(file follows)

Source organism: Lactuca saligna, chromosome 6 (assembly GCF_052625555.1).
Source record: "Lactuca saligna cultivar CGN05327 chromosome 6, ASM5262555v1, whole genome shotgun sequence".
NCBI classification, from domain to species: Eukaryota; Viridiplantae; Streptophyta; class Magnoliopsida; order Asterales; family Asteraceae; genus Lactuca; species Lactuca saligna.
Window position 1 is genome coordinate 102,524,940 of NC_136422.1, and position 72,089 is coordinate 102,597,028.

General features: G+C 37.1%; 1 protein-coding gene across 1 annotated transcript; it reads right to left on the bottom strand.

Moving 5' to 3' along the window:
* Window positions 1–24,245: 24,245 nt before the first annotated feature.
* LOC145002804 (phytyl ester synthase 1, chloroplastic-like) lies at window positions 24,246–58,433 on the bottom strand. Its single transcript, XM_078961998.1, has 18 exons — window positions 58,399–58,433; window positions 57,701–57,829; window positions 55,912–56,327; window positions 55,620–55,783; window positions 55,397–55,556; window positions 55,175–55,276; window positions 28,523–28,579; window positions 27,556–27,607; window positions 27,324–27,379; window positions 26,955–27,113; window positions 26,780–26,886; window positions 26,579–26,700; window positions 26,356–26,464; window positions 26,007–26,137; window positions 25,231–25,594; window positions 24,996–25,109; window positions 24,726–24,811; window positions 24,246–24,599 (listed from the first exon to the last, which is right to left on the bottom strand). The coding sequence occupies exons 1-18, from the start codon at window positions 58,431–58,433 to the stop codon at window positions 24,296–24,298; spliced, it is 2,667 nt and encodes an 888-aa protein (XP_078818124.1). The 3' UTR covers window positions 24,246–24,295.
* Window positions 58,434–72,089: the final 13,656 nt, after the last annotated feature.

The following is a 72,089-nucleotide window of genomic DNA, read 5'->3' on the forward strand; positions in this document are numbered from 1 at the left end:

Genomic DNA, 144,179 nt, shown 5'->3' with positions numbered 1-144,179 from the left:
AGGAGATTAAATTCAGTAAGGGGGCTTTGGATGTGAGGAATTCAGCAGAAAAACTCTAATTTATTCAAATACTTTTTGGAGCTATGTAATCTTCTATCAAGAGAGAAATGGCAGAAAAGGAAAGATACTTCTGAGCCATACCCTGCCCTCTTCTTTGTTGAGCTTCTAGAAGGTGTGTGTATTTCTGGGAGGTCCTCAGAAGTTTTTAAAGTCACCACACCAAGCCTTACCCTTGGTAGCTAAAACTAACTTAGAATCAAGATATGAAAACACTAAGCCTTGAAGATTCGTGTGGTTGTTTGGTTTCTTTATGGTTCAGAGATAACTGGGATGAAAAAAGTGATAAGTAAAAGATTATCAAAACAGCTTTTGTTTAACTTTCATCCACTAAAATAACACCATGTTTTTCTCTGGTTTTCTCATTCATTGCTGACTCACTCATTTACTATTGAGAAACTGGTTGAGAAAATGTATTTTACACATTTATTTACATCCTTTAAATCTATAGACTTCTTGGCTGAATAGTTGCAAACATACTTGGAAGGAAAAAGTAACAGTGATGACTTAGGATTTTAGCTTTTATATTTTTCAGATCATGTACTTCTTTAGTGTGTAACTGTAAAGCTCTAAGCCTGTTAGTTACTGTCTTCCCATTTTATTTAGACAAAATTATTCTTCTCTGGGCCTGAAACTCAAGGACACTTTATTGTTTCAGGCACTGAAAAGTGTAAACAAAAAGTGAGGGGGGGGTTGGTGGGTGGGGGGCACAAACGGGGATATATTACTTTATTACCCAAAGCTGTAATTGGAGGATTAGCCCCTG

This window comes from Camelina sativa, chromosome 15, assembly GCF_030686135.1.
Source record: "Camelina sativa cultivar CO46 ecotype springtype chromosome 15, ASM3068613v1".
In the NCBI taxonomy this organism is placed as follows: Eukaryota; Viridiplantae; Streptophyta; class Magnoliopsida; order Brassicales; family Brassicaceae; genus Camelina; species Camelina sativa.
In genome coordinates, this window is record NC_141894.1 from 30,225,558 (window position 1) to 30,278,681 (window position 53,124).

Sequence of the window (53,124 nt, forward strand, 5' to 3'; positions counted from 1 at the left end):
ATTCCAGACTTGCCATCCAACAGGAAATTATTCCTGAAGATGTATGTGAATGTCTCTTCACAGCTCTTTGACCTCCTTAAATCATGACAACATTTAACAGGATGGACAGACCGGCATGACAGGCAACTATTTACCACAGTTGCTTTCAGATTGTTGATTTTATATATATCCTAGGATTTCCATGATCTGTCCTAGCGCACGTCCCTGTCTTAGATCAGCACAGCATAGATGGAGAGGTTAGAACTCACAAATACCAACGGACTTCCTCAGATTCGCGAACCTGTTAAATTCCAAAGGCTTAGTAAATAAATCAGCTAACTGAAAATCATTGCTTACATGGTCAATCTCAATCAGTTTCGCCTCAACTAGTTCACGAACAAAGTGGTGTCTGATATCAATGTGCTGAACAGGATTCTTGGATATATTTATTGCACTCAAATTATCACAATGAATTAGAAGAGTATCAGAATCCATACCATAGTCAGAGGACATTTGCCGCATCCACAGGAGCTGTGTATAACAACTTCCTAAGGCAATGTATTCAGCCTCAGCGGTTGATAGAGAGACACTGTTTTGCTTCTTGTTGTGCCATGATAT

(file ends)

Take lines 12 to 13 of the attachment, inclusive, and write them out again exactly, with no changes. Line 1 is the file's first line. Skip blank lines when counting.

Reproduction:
AGGAGATTAAATTCAGTAAGGGGGCTTTGGATGTGAGGAATTCAGCAGAAAAACTCTAATTTATTCAAATACTTTTTGGAGCTATGTAATCTTCTATCAAGAGAGAAATGGCAGAAAAGGAAAGATACTTCTGAGCCATACCCTGCCCTCTTCTTTGTTGAGCTTCTAGAAGGTGTGTGTATTTCTGGGAGGTCCTCAGAAGTTTTTAAAGTCACCACACCAAGCCTTACCCTTGGTAGCTAAAACTAACTTAGAATCAAGATATGAAAACACTAAGCCTTGAAGATTCGTGTGGTTGTTTGGTTTCTTTATGGTTCAGAGATAACTGGGATGAAAAAAGTGATAAGTAAAAGATTATCAAAACAGCTTTTGTTTAACTTTCATCCACTAAAATAACACCATGTTTTTCTCTGGTTTTCTCATTCATTGCTGACTCACTCATTTACTATTGAGAAACTGGTTGAGAAAATGTATTTTACACATTTATTTACATCCTTTAAATCTATAGACTTCTTGGCTGAATAGTTGCAAACATACTTGGAAGGAAAAAGTAACAGTGATGACTTAGGATTTTAGCTTTTATATTTTTCAGATCATGTACTTCTTTAGTGTGTAACTGTAAAGCTCTAAGCCTGTTAGTTACTGTCTTCCCATTTTATTTAGACAAAATTATTCTTCTCTGGGCCTGAAACTCAAGGACACTTTATTGTTTCAGGCACTGAAAAGTGTAAACAAAAAGTGAGGGGGGGGTTGGTGGGTGGGGGGCACAAACGGGGATATATTACTTTATTACCCAAAGCTGTAATTGGAGGATTAGCCCCTG

This window comes from Camelina sativa, chromosome 15, assembly GCF_030686135.1.